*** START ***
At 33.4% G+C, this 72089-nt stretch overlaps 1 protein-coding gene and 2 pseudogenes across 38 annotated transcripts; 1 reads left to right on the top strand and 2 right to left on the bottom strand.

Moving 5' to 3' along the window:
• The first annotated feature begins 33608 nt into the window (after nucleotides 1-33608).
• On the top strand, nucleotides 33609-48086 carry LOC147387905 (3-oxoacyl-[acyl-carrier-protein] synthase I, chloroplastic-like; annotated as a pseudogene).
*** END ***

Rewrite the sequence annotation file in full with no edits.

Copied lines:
At 33.4% G+C, this 72089-nt stretch overlaps 1 protein-coding gene and 2 pseudogenes across 38 annotated transcripts; 1 reads left to right on the top strand and 2 right to left on the bottom strand.

Moving 5' to 3' along the window:
• The first annotated feature begins 33608 nt into the window (after nucleotides 1-33608).
• On the top strand, nucleotides 33609-48086 carry LOC147387905 (3-oxoacyl-[acyl-carrier-protein] synthase I, chloroplastic-like; annotated as a pseudogene).